updated 10:43 am EDT, Sat April 12, 2014
Agency claims it didn't know of flaw until public disclosure
As reports of the severity of the Heartbleed OpenSSL bug has spread, so have the rumors. A report from Bloomberg has claimed that the US National Security Agency exploited the flaw for years. In its own defense, the NSA issued an unusually specific statement saying that not only did it not use the exploit, but it didn't even know about it until news of it went public a few days ago.
According to the report, two sources close to the matter claimed that the NSA found out about the bug in 2012 when the code changes were first committed, and had been using it in secret since then, keeping it under wraps as a matter of national security.
Heartbleed appears in the widely-available OpenSSL version 1.0.1, as well as the beta of 1.0.2, with the former version being used in a large proportion of servers. The affects of the bug are varied and wide-ranging, with ZDNet reporting it as allowing attackers to potentially reveal credit card details in a transaction over HTTPS, normally considered secure.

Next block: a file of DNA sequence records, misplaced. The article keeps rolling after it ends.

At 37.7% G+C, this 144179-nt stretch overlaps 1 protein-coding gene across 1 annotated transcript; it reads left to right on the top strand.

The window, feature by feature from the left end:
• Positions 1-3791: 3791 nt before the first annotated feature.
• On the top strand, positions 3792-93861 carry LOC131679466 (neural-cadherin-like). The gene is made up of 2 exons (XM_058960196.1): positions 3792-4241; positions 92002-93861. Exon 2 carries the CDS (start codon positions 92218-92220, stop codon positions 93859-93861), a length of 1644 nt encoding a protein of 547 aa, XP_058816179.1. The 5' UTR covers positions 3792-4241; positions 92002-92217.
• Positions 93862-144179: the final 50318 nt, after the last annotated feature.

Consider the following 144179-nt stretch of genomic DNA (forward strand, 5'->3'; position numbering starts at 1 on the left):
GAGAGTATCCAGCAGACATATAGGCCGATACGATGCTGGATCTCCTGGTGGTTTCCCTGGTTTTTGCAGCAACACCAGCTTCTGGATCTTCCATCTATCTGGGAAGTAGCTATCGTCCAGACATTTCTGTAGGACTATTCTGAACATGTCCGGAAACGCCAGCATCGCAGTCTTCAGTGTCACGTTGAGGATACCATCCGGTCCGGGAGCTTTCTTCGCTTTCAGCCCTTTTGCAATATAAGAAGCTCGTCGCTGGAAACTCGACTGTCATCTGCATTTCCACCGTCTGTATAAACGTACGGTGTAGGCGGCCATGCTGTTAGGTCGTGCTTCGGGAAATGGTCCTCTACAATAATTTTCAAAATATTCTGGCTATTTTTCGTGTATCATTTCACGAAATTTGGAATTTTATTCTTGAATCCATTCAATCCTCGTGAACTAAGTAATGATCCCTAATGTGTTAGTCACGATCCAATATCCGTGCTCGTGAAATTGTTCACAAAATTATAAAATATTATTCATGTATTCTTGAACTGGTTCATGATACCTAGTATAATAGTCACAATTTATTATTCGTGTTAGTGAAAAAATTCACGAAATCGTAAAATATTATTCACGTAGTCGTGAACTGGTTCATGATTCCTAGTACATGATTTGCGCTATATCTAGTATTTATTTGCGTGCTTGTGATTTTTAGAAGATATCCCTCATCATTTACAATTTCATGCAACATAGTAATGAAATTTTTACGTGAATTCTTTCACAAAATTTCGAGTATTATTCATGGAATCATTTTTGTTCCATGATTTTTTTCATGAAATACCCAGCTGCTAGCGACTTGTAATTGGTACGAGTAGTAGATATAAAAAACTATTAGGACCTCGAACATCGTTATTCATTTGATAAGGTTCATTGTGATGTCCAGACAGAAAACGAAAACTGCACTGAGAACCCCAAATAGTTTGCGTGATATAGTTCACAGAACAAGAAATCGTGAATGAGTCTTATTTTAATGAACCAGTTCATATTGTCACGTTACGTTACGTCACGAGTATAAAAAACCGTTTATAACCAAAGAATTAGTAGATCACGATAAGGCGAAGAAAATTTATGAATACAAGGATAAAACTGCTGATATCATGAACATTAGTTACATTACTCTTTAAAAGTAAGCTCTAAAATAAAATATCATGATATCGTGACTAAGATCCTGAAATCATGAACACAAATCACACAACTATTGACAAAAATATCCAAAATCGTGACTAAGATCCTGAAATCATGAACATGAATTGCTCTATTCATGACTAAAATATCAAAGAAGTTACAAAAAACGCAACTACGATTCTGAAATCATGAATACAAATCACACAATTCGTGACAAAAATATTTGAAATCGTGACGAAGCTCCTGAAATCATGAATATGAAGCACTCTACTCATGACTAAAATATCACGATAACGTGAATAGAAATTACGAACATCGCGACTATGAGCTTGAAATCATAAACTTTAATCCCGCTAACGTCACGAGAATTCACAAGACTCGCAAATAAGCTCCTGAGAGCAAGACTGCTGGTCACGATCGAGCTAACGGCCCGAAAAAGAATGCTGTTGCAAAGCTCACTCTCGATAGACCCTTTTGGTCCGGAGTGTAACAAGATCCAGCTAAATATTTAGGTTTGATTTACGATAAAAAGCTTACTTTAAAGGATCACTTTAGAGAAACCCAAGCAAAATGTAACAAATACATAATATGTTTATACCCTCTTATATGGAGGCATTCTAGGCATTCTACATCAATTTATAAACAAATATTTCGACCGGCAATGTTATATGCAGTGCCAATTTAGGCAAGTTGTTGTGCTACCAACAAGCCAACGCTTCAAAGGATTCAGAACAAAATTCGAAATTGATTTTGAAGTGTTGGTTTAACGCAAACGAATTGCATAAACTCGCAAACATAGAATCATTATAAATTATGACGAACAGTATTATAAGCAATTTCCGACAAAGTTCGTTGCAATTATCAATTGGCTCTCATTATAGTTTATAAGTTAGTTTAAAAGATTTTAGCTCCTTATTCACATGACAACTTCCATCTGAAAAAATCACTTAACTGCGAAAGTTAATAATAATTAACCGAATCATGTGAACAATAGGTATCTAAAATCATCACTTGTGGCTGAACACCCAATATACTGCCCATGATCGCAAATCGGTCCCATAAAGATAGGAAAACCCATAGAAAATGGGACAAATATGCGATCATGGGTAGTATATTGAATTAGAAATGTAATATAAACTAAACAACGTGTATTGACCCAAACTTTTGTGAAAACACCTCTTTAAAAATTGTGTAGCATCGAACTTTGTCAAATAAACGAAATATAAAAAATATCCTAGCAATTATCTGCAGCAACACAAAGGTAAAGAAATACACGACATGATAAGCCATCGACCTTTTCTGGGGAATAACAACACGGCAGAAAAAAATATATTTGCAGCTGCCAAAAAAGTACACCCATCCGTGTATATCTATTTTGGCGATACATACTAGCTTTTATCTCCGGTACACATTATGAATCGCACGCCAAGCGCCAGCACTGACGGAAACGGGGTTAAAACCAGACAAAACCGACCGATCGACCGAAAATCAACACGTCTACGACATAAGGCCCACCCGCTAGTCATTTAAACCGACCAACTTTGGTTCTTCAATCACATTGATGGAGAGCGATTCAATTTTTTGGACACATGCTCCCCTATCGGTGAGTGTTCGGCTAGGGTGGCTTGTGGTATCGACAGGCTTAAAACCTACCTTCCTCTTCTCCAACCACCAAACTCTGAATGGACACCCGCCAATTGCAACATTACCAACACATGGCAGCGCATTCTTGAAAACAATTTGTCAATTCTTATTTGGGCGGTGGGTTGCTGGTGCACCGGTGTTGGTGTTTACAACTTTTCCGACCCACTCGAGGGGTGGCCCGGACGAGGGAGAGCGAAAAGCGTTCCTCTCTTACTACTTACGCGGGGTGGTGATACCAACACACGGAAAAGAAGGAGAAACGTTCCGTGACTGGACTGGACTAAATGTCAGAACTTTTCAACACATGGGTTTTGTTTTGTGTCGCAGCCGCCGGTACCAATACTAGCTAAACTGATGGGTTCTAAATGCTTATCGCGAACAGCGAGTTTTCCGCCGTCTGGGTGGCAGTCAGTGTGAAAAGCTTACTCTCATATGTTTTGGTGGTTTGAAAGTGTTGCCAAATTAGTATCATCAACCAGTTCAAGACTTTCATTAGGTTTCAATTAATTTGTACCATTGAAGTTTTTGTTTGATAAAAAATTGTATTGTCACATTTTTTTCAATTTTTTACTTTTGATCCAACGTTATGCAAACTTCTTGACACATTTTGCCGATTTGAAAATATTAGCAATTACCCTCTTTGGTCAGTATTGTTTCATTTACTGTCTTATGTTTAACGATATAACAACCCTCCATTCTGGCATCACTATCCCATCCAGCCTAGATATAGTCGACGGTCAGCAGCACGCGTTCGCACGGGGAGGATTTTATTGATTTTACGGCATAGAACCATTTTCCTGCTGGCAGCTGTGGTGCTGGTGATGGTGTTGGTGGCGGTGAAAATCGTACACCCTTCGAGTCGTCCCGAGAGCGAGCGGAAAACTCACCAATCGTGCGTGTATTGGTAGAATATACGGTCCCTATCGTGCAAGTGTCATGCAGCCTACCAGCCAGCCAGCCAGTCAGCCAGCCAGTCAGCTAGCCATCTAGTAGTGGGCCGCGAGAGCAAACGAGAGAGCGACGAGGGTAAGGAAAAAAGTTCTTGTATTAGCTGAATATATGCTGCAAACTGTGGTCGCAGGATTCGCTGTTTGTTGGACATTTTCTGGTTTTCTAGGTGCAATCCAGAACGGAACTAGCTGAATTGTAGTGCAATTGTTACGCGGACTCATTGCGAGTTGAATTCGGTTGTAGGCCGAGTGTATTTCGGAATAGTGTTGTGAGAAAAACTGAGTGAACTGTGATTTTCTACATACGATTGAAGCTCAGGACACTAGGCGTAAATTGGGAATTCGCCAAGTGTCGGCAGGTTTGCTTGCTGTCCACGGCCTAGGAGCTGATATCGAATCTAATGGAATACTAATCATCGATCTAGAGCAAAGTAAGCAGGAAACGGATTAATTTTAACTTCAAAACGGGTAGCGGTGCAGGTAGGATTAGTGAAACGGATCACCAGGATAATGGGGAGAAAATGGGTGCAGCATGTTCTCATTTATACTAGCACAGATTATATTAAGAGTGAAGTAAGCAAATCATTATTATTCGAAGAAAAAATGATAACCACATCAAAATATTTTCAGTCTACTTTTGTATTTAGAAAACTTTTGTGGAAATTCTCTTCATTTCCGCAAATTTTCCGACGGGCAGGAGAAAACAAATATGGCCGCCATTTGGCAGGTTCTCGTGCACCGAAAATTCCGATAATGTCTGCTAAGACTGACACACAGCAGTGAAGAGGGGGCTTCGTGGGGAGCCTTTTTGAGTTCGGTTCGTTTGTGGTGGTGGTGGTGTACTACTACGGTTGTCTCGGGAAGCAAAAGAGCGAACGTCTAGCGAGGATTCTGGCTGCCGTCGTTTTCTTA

The severity of the issue potentially allows for the SSL keys to be used to enter a server without leaving any sign of an intrusion. The Heartbleed site dedicated to the bug, created by Codenomicon Defensics, describes Heartbleed as allowing attackers to potentially "eavesdrop on communications, steal data directly from the services and users, and to impersonate services and users."
Apple was unaffected by the bug. Yahoo, Gmail, and Amazon Web Services were all affected by it, which could have been the basis of the initial email surveillance reports leaked by Edward Snowden in 2013. The Bloomberg report suggests that the NSA has a database of exploits similar to Heartbleed hundreds of items long.
The governing body of the NSA, the National Security Council issued an oddly adamant denial regarding it. In its statement, the council claims that "reports that NSA, or any other part of the government, were aware of the so-called Heartbleed vulnerability before April 2014 are wrong." The statement goes on to say that "if the Federal government, including the intelligence community, had discovered this vulnerability prior to last week, it would have been disclosed to the community responsible for OpenSSL." The NSA does not usually couch its statements or denials in such direct and unequivocal language.